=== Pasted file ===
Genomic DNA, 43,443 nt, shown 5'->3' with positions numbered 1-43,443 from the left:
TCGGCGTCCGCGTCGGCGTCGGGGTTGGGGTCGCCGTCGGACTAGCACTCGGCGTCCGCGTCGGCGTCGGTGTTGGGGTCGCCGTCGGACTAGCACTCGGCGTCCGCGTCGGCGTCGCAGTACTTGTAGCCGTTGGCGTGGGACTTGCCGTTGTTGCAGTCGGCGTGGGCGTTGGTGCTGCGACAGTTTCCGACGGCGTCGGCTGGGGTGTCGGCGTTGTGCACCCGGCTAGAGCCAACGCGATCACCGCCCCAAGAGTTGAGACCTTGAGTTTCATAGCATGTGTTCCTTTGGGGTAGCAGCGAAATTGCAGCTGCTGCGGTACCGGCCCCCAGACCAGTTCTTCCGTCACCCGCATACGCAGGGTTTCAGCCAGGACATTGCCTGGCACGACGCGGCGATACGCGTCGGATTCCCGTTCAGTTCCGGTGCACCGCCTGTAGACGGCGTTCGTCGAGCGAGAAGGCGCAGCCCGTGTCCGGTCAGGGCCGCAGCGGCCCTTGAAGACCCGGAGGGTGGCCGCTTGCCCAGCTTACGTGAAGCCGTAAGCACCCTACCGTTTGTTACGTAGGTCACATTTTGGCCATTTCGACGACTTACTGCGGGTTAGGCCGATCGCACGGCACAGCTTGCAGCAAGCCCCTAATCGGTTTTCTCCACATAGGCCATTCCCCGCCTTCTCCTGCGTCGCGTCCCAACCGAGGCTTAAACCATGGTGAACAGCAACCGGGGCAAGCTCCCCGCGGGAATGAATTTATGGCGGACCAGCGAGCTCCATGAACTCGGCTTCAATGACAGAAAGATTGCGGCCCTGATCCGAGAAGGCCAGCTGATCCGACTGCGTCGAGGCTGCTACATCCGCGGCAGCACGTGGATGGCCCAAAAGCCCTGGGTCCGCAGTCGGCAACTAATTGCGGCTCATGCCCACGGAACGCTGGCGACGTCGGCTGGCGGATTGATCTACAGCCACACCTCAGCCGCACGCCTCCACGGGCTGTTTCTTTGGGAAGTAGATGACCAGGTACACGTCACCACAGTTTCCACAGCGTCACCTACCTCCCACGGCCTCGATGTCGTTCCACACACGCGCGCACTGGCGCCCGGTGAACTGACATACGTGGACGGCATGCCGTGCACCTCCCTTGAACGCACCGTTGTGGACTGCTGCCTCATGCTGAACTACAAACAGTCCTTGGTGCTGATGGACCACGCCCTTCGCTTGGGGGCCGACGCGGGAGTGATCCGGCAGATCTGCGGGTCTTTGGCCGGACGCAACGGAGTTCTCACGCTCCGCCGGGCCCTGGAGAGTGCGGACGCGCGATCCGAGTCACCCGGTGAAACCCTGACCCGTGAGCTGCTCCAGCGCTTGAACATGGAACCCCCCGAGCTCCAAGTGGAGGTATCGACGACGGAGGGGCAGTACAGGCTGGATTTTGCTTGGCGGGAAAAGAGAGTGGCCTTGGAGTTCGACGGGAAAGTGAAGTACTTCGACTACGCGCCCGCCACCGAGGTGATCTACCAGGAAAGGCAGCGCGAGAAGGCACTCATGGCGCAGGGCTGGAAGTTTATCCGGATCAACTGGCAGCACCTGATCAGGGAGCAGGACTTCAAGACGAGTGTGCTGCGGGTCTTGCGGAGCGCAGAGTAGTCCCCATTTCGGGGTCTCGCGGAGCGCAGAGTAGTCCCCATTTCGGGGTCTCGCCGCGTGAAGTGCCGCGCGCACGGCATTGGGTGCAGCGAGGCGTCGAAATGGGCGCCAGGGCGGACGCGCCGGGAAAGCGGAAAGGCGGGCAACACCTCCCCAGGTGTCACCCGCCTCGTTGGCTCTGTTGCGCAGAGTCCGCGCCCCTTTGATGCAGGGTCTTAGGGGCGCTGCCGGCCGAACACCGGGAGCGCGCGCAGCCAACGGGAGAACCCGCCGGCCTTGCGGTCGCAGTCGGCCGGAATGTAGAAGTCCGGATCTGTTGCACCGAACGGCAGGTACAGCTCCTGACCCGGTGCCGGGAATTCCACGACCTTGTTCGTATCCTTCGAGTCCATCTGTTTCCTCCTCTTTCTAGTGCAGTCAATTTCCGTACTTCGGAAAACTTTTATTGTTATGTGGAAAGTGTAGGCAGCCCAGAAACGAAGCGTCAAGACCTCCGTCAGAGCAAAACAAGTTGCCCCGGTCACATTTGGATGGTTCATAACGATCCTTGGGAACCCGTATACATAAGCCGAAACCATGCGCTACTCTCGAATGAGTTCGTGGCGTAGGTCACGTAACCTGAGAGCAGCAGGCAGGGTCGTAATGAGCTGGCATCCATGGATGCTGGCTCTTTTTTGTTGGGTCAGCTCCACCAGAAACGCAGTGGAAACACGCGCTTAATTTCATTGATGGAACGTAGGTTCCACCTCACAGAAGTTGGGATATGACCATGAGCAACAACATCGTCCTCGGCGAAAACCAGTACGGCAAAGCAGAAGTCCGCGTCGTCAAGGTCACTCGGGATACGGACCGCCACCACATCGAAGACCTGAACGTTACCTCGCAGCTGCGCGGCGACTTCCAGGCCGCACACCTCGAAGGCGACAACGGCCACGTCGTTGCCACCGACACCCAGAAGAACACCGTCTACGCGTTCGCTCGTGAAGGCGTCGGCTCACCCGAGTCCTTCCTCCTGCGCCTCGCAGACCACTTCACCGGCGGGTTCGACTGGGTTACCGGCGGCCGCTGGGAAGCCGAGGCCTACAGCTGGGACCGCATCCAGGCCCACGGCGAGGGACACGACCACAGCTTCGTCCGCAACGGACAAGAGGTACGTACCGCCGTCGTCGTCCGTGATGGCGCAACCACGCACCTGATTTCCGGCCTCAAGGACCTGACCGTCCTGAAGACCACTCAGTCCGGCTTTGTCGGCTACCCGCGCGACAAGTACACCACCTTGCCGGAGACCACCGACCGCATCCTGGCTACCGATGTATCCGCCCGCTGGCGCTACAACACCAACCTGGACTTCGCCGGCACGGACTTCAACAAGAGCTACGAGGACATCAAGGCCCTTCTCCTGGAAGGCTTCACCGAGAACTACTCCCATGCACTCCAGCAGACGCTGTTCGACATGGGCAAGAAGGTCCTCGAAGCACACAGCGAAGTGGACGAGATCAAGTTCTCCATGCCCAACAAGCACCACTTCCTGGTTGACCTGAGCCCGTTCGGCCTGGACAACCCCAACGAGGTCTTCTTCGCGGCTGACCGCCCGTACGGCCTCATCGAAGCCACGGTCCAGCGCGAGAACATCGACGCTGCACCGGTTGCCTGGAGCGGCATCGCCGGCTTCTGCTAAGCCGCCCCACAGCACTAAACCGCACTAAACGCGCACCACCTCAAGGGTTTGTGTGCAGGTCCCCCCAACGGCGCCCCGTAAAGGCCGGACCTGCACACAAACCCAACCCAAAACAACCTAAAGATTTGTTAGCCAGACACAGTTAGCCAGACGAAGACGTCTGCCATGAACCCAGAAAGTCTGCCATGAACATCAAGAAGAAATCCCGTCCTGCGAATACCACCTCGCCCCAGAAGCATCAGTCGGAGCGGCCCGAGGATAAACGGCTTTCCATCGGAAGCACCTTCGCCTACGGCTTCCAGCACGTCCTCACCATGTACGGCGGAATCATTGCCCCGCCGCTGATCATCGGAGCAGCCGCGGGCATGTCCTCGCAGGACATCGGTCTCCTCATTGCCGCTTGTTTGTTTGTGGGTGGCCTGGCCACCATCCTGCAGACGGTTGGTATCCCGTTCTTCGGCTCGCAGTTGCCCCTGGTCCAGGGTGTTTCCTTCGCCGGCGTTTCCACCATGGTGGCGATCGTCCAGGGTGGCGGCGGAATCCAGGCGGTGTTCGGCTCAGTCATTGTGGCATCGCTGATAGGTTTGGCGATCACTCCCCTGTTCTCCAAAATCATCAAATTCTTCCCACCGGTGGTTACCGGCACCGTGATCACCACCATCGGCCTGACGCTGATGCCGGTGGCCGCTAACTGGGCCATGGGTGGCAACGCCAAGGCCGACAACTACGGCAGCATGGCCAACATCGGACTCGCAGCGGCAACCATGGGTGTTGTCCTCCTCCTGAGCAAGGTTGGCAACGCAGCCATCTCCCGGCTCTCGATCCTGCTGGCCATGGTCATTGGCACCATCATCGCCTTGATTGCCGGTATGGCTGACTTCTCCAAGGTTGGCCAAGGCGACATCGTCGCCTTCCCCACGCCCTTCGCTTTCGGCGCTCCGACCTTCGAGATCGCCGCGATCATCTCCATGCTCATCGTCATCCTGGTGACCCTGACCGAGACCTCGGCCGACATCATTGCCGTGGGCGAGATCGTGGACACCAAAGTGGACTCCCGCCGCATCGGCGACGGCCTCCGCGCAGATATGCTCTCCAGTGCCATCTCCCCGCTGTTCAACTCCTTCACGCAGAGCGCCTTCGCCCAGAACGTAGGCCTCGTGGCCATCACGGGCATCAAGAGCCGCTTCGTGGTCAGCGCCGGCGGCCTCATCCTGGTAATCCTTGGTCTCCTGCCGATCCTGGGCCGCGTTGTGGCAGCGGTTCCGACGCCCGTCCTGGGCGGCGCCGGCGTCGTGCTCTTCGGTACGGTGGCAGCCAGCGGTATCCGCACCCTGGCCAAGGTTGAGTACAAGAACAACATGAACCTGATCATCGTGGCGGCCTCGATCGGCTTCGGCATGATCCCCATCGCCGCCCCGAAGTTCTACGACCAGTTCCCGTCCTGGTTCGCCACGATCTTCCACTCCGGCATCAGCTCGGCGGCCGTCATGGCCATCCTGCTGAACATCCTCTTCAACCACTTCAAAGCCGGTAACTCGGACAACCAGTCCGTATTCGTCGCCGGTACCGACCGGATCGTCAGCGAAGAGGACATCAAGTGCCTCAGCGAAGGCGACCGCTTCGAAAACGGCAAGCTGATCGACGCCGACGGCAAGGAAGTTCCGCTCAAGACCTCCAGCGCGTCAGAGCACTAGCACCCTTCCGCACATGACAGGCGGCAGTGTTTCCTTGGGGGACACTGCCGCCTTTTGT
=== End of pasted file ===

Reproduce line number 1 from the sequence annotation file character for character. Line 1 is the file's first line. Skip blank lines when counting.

Genomic DNA, 43,443 nt, shown 5'->3' with positions numbered 1-43,443 from the left: